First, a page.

The rules of engagement
When pharma and patient advocacy groups collaborate, it’s important to establish the rules of engagement up front to avoid conflicts of interest and to maintain an ethical relationship. The goal of the advocacy group is to support the patient population. Pharma companies also want to offer patient support but are obviously focused on getting a specific drug approved, so it is important that advocacy groups maintain independence and are clear a path to work with multiple developers competing in the same space. Industry organizations PhRMA and BIO have each produced a set of guiding principles on working with advocacy groups to aid their member companies.
From a pharma perspective, having a well-established patient advocacy group as a potential partner may be a key selling point in the decision to develop a treatment for a rare disease, especially one that is not well categorized in terms of the underlying pathology that’s driving it. This might be particularly important for a small, biotech developer without a great deal of disposable capital.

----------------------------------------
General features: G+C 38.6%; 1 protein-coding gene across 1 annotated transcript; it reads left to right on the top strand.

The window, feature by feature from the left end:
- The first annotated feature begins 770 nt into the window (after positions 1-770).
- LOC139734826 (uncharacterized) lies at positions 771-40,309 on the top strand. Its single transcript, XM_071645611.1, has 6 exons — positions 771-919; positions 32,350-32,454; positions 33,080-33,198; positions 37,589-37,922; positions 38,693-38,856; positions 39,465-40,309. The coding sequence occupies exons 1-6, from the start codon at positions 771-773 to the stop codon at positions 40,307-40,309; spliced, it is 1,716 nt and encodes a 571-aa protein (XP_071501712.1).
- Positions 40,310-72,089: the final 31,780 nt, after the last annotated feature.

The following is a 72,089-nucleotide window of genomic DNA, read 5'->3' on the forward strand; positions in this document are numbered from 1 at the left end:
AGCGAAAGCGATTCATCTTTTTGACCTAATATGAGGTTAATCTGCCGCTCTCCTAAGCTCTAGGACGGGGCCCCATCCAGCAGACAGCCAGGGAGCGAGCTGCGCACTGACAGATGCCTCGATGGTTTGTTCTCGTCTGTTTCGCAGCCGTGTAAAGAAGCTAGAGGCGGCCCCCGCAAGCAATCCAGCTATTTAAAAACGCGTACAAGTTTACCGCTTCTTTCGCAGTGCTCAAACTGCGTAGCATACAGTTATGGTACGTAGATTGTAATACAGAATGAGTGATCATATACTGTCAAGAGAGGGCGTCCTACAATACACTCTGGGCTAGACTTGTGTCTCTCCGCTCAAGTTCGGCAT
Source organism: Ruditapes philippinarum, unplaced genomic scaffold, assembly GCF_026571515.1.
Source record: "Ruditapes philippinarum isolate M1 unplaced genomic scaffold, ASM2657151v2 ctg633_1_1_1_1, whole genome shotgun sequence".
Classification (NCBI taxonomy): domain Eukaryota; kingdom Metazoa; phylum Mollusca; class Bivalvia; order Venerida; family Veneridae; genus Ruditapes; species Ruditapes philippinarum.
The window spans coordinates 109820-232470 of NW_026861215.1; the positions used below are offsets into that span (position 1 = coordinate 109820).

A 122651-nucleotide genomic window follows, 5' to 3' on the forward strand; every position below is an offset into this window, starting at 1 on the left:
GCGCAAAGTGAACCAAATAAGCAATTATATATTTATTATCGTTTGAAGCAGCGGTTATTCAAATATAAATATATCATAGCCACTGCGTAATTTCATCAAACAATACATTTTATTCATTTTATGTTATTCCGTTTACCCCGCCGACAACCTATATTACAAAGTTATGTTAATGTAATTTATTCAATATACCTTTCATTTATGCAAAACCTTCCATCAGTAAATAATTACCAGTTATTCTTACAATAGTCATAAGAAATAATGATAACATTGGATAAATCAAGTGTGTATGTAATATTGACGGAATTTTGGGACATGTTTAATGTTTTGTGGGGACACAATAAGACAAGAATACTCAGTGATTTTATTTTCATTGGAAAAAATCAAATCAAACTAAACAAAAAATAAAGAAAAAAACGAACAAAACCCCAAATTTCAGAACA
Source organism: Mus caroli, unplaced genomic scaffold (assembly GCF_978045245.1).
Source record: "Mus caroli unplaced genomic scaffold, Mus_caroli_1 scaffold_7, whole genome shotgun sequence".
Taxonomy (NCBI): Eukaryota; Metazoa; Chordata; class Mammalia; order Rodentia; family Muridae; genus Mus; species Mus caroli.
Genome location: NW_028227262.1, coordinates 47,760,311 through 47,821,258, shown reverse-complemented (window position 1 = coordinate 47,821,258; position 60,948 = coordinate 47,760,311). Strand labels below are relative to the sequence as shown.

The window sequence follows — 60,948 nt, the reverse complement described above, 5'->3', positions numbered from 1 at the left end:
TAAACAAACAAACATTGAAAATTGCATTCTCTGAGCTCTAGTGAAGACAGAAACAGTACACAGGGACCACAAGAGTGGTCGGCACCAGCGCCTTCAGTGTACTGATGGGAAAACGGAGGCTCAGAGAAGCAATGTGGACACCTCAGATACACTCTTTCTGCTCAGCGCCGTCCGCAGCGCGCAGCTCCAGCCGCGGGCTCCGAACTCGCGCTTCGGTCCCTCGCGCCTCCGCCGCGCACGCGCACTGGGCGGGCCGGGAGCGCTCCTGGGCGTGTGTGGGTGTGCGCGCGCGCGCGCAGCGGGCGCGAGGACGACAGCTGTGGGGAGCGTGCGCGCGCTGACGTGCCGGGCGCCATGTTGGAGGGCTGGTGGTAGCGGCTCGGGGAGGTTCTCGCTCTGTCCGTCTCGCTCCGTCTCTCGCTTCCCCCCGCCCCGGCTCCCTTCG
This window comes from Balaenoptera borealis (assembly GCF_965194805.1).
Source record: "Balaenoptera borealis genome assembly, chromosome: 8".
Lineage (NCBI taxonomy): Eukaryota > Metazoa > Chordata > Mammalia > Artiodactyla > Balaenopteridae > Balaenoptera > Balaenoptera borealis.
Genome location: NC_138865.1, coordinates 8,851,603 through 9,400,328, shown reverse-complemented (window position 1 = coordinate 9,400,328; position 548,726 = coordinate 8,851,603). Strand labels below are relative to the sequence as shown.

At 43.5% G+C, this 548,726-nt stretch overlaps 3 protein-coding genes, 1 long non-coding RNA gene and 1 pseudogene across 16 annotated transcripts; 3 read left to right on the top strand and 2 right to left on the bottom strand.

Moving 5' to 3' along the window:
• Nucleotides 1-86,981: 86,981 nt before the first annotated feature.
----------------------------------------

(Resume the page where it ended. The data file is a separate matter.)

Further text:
"An active patient advocacy group can help raise, or steer, money towards research focused on understanding the natural progression of the disease, freeing up pharma to focus on the bigger picture of developing a clinical program and advancing candidates through pre-clinical testing," says David Holman, Senior Director, DRG.
Accelerating drug approval
Advocacy groups can also help accelerate the drug approval process. Because there are so many rare diseases, the FDA lacks the resources to develop accurate guidelines for the appropriate assessment of treatments within different indications. Parent Project Muscular Dystrophy became the first advocacy group to address this issue in the Duchenne muscular dystrophy category. In the space of just 6 months, it assembled a broad coalition of more than 80 stakeholders, including physician and disease experts, to determine the appropriate risk-benefit ratio for this disease population, and develop and present robust guidelines to the FDA.
The above examples illustrate the influence that a well-developed and active patient advocacy group can have in the clinical development process, and the positive impact this can have on patients’ lives. Because there are so few rare disease patients, they play a crucial role in rare disease research and clinical development. And it’s the advocacy groups that link these patients with the pharma industry and really help drive the new therapies to market. Such collaborations will be critical to addressing the vast unmet needs of patients in the rare diseases space.